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The Future of Event Marketing

There are ample technologies that can be incorporated to make conference themes come alive and elevate audience involvement.


Event marketing is in for some challenging times. The current hot topic is digital media and everyone seems poised to
jump on the mobility-commerce bandwagon as soon as applications become available and carriers engage in price
wars. On the heels of a recession-driven decline in event attendance, clients who haven’t already done so are taking a second look at their meetings and conventions budgets. In this environment, there’s little evidence to suggest that event marketing budgets will rise in the near-term.

And yet, almost every recent survey of marketing challenges presents a very different picture based on what marketers see as their most pressing need. Regardless of industry or geography, “the need to build long-term customer relationships” and “increased brand awareness” are two of the top three concerns. In B2B arenas, the need to generate
sales leads is the number-one issue. In sectors like automotive and financial and professional services, the big issue is “aligning employees with brand and business goals.”

The common denominator between marketers’ ‘priority needs’ is that they can all be served via event marketing. As such, recession or not, there is no reason to believe the potential market for events will be anything but robust. The only question is whether events will be recognized by clients as the best medium for what ails them.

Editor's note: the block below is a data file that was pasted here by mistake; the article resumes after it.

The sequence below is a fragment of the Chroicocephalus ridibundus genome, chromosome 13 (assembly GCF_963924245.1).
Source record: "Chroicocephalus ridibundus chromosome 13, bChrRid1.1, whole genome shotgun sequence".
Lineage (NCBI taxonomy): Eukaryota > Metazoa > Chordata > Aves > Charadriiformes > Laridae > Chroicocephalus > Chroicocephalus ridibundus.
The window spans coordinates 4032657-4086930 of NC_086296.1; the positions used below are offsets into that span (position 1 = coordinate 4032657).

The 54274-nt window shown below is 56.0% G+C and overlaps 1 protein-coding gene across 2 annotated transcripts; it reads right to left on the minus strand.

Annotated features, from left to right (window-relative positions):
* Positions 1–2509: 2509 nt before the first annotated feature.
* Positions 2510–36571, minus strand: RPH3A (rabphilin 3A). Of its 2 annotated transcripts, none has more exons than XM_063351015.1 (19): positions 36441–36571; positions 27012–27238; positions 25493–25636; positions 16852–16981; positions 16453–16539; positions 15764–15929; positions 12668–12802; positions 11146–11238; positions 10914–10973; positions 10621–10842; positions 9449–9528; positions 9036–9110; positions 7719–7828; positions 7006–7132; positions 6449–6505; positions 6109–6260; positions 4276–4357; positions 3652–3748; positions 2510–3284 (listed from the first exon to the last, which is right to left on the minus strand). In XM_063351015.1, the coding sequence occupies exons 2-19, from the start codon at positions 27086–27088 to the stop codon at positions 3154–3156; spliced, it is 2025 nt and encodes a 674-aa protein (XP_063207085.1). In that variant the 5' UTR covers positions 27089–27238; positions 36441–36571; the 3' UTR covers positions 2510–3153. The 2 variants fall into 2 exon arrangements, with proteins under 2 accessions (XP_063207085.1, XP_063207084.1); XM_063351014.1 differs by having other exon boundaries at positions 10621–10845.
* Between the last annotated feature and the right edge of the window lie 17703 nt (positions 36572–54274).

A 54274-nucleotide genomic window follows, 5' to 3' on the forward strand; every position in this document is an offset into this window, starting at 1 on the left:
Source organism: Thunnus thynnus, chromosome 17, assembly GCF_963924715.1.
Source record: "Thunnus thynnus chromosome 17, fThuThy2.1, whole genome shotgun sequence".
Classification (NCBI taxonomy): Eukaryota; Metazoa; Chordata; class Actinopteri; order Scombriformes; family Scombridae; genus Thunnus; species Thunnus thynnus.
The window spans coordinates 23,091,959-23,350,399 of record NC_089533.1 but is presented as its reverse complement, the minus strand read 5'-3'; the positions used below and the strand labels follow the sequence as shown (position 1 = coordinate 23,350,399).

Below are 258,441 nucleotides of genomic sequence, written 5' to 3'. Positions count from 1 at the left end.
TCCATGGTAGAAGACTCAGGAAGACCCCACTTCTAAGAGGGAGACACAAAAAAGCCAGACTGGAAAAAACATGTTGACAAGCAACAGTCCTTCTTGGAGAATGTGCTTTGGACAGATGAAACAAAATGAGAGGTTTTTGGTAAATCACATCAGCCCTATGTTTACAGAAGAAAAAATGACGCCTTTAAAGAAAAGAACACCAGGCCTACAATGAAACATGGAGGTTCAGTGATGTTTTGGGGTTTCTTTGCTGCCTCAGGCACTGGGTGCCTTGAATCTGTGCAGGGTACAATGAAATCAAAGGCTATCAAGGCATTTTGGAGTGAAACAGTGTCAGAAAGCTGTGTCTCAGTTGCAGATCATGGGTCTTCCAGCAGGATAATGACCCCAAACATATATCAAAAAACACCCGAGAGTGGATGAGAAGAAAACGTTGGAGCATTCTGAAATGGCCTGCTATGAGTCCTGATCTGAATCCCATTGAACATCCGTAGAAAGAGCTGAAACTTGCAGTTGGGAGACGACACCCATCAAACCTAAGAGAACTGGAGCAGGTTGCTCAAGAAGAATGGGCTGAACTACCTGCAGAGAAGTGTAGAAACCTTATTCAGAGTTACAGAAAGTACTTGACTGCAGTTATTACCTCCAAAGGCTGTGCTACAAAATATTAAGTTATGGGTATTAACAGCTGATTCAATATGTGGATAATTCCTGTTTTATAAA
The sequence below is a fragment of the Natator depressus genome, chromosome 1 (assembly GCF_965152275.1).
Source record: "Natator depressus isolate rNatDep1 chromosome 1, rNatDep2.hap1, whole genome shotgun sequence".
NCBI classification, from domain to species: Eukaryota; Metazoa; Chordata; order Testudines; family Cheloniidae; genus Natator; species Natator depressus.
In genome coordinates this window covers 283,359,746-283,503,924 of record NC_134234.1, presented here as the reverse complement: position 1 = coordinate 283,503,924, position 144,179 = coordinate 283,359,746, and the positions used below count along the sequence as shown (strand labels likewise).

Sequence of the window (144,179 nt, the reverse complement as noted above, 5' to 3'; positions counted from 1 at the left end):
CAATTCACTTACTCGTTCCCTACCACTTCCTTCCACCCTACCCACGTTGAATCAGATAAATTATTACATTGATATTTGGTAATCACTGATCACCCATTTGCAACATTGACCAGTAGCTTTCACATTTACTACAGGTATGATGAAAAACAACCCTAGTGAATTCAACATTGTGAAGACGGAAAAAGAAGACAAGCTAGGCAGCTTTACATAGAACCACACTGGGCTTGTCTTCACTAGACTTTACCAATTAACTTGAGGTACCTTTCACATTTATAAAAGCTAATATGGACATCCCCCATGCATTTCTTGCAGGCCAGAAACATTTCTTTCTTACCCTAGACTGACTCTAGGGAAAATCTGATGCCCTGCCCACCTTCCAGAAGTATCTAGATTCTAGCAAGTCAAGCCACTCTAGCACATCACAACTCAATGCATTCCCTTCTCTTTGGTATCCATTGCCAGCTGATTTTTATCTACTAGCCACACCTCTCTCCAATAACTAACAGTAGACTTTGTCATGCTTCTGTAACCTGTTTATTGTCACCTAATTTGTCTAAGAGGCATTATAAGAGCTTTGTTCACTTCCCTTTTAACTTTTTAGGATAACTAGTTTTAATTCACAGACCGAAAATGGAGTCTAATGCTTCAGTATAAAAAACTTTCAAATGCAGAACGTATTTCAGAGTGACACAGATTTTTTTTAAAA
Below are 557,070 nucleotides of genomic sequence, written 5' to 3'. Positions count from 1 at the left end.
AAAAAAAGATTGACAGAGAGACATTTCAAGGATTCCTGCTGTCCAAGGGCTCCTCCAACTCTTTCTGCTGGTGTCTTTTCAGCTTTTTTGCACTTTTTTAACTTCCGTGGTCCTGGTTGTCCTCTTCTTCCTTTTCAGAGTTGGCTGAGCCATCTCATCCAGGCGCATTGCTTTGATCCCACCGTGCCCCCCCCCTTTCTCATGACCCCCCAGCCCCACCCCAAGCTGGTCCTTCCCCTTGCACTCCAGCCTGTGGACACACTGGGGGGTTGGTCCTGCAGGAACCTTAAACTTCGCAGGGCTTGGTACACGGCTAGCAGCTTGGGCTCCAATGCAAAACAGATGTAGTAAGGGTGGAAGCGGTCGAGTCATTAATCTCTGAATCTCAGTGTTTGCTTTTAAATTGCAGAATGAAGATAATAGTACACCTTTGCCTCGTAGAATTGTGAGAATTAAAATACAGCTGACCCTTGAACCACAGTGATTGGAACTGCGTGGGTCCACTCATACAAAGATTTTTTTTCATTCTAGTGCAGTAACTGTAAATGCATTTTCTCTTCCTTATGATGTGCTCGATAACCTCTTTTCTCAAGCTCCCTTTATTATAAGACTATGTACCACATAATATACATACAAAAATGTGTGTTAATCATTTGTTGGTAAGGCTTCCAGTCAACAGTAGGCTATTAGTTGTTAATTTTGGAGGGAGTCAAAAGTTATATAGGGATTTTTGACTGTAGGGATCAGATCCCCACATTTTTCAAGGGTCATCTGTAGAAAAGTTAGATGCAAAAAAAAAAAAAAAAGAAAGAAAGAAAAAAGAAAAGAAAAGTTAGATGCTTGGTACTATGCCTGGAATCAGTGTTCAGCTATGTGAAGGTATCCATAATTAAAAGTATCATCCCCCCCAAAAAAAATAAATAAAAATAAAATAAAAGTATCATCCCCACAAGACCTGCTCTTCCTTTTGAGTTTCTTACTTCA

Two keywords in gaining that reputation are ‘innovation’ and ‘experience.’ The traditional tools of event marketing — great destinations, keynote speakers and networking opportunities — are, of course, necessary. But they are not, by themselves, sufficient to generate large audiences nor ensure client goals are achieved with whatever audience they attract. Successful events will be differentiated by whether they find a way to incorporate new technologies in programmes that generate opportunities for one-to-one connections with customers, employees, channel members and anyone else of influence.

For example, some events have already experimented with the following:

  • The use of social networking to maintain contact with attendees during the event. Announcements, promotional messages attached to sessions, perhaps even summaries of speaker comments could all be posted in real time.
  • The use of scanners or RFID technology to keep track of who attends what sessions, or visits which trade booths, can assist in evaluating the ROI performance of event elements.
  • Real-time polling during speeches or seminars to assist speakers in dealing with the immediate issues and opinions of attendees: all of which can build relevance into the programme.
  • Greater use of webcasts and videoconferencing to bring input and expertise from around the world and allow for real-time interaction with customers or holders of specialized knowledge.
  • The combination of GPS and mobility commerce to provide a foundation for new ways of achieving networking or social goals.
  • Blogs and other digital communication to canvas attendees prior to the event, to ensure that programme and session content is appropriate.
  • Modelling, computer simulations and electronic games to allow clients or employees to interact with products or services in a way that factorsin their specific situation and allows for sensitivity analysis.

The key here is not just to use new technologies as isolated innovations; that would be just another gimmick. The real key is to use these technologies in a way that encourages and facilitates interaction in a one-to-one manner.

There are ample new technologies that can be incorporated to make conference themes come alive and elevate audience involvement. Those who seize the opportunity will flourish; those who don’t will become “just another meeting.”



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